Moses Stuart on constructio ad sensum - "the real gender or number"
Moses Stuart (1780-1852) was a top grammar writer in the mid-1800s.
A Grammar of the New Testament Dialect (1841)
Note. Whenever constructio ad sensum takes place, the gender or number of the word employed is overlooked, and the verb, adjective, etc., accords with the real gender or number of the thing or person intended to be expressed; thus _________________ minor: pic or Greek text of example can go in.
Notice that there is nothing there about the metaphor. hmmmm
K?hner on constructio ad sensum
Stuart also has a reference to see Raphael Kuhner (1802-1878) ?418a,b for many constructio in the classics.
Ausf?hrliche grammatik der griechischen sprache, Volume 2, Part 1
Gildersleeve on constructio ad sensum
After noting how difficult it was to find masculine grammar with neuter nouns in a couple of other sources, Wallace had mentioned Basil Lanneau Gildersleeve (1831-1924) in Personality
Syntax of Classical Greek from Homer to Demosthenes (1900)7. Turner calls the incongruence of gender or number that is due to constructio ad sensum"good Greek" (Nigel Turner,Syntax, vol. 3 of J. H. Moulton et al.,A Grammar of New Testament Greek [Edinburgh: T. & T. Clark, 1963], 311). BDF, well known as a grammar of exceptions, does not even list the use of masculine for neuter, presumably because it is so common. They do list, however, feminine for neuter, masculine for feminine, and neuter for persons, "if it is not the individuals but a general quality that is to be emphasized" (pp. 76-77 [?138]). This lacuna has not been filled with BDR (p. 115 [?138]). This instance of constructio ad sensum is also common enough in Classical Greek (cf. B. L. Gildersleeve, Syntax of Classical Greek from Homer to Demosthenes [New York: American Book, 1900-1911], 2.204-7 [??499-502] for numerous examples of various kinds of pronominal incongruence).
Basil Lanneau Gildersleeve
Daniel Wallace Summary - straight grammar sections, two books - (1 John 5:7-8 not an example)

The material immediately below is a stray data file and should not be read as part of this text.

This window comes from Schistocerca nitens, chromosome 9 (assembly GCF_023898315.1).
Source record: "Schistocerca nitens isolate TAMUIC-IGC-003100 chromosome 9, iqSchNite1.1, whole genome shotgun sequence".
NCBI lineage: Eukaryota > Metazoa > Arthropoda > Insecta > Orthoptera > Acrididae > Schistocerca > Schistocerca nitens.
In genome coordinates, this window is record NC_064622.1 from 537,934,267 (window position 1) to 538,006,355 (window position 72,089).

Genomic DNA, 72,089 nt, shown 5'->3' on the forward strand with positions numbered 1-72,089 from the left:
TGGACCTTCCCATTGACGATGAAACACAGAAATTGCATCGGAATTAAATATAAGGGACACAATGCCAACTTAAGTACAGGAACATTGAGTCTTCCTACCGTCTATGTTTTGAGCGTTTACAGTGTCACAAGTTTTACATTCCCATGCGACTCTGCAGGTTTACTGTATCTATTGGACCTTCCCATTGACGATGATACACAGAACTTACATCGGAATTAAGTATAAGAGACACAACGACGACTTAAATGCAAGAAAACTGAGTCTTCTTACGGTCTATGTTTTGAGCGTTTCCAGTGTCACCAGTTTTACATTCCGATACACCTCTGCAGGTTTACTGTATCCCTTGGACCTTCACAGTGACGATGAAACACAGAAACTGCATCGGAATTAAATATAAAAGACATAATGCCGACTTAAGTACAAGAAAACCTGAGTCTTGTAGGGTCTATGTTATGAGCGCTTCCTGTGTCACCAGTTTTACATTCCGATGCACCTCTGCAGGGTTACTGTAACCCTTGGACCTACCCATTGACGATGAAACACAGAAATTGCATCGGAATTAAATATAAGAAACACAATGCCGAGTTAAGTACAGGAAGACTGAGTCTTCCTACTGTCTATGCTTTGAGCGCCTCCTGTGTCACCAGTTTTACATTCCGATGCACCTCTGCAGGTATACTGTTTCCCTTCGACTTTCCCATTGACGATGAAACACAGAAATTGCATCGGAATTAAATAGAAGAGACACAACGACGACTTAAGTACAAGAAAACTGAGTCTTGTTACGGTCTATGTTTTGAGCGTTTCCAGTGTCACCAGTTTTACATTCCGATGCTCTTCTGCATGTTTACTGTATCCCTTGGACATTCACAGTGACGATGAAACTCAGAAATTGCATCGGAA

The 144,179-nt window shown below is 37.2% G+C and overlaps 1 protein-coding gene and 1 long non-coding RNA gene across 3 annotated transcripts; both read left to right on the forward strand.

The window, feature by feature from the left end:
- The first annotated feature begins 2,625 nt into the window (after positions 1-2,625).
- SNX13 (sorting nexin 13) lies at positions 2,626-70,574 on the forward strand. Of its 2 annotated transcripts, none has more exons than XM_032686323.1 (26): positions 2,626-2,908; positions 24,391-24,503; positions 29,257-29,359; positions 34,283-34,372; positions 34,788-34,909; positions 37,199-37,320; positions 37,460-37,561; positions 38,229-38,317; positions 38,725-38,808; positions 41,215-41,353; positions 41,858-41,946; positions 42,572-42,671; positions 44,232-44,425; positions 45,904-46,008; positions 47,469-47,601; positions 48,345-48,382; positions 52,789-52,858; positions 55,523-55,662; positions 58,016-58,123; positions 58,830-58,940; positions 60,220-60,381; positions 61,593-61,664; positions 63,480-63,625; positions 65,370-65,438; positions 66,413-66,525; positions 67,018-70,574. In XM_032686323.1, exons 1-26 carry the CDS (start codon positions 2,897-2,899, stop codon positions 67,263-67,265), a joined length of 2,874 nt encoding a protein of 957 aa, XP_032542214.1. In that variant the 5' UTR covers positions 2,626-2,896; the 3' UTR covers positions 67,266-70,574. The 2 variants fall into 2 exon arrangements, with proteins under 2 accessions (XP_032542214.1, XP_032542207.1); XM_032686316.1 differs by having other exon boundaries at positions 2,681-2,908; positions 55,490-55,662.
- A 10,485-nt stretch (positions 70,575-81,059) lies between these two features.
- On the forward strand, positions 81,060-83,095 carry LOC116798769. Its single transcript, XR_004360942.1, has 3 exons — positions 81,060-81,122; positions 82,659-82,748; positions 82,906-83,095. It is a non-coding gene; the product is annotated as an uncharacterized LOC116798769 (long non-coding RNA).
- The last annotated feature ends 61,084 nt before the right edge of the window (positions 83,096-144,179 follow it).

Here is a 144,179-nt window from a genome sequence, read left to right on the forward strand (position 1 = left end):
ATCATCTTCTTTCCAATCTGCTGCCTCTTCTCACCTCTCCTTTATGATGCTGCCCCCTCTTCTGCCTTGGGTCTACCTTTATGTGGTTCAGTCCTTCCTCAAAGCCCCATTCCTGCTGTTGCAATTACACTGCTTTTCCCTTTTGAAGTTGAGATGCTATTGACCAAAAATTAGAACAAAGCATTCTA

Greek Grammar Beyond the Basics: An Exegetical Syntax of the New Testament (2009)
Daniel B. Wallace
To whom they all gave heed,
from the least to the greatest, saying,
This man is the great power of God.
For when the Gentiles, which have not the law,
do by nature the things contained in the law,
these, having not the law, are a law unto themselves:
1 Corinthians 6:10-11 - masculine nouns, neuter demonstrative
Acts 9:15 - Philippians 3:7 1 Peter 2:19 Jude 1:12
The Basics of New Testament Syntax: An Intermediate Greek Grammar (2009)
Daniel B. Wallace
These look uneven, however due to the relative clarity in explanation they really can help us to understand whatever is closest to the claims on the earthly witnesses.
Robertson on constructio ad sensum
Archibald Thomas Robertson (1863-1934)
Grammar of the Greek New Testament (3rd ed 1919, orig 1914)
Archibald Thomas Robertson
p. 683-684 looks related, in the context of personal pronouns
The three prefaces are interesting, however separately from the outside, you can study the politicization of NT grammar that had occurred in the 1800s around Winer's edition.
A brief Greek syntax and hints on Greek accidence (1867)
Frederic William Ferrar
Constructio ad Sensum 2013-07
Constructio ad Sensum in the prologue of John
b-greek - June 2012 - 5 pages - John Milton